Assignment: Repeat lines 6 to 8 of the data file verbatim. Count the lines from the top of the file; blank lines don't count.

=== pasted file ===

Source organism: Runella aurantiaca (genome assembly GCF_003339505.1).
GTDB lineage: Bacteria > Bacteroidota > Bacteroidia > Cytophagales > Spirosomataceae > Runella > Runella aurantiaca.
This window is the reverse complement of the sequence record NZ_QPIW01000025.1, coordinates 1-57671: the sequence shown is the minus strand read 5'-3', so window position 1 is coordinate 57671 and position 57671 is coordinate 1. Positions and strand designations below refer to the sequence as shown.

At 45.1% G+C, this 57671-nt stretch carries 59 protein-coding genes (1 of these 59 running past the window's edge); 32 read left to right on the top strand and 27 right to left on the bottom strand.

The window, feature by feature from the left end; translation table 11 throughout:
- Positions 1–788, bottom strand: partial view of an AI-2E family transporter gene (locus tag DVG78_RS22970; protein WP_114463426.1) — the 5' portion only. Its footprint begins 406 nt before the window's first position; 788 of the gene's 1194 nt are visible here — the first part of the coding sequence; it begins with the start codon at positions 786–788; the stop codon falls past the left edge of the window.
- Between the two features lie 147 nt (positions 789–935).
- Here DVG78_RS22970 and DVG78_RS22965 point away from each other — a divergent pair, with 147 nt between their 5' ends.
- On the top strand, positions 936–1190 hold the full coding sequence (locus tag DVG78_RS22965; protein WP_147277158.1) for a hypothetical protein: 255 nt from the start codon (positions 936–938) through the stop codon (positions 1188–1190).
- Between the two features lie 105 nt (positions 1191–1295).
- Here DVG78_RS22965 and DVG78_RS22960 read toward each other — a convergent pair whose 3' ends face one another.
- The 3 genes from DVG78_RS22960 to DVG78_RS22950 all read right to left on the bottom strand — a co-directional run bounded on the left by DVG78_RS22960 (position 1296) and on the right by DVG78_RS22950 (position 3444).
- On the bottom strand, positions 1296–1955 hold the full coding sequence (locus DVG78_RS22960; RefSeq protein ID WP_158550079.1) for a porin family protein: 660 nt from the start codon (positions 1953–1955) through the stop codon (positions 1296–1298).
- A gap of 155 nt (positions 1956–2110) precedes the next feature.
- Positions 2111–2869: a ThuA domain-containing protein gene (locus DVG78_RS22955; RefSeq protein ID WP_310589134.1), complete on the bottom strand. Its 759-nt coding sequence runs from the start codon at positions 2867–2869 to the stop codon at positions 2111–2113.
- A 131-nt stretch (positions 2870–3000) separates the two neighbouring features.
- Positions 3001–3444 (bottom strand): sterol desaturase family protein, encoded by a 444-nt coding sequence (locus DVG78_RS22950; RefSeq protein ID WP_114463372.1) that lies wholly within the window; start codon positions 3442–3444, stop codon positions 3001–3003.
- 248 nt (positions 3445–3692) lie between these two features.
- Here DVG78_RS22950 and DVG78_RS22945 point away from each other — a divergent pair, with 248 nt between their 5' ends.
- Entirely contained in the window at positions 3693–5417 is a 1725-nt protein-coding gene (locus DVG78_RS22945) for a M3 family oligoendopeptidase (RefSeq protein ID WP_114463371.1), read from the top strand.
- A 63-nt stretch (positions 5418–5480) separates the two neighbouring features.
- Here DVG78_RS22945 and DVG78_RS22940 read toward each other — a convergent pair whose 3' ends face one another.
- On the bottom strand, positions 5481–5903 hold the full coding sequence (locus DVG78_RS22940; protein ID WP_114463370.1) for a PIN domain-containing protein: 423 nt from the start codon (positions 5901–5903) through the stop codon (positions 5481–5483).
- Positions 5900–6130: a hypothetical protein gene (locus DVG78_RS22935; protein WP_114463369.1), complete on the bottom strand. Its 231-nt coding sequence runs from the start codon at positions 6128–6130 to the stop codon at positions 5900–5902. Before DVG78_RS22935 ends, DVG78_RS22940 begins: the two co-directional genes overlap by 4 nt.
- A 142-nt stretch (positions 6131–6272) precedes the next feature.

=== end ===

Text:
- Positions 1–788, bottom strand: partial view of an AI-2E family transporter gene (locus tag DVG78_RS22970; protein WP_114463426.1) — the 5' portion only. Its footprint begins 406 nt before the window's first position; 788 of the gene's 1194 nt are visible here — the first part of the coding sequence; it begins with the start codon at positions 786–788; the stop codon falls past the left edge of the window.
- Between the two features lie 147 nt (positions 789–935).
- Here DVG78_RS22970 and DVG78_RS22965 point away from each other — a divergent pair, with 147 nt between their 5' ends.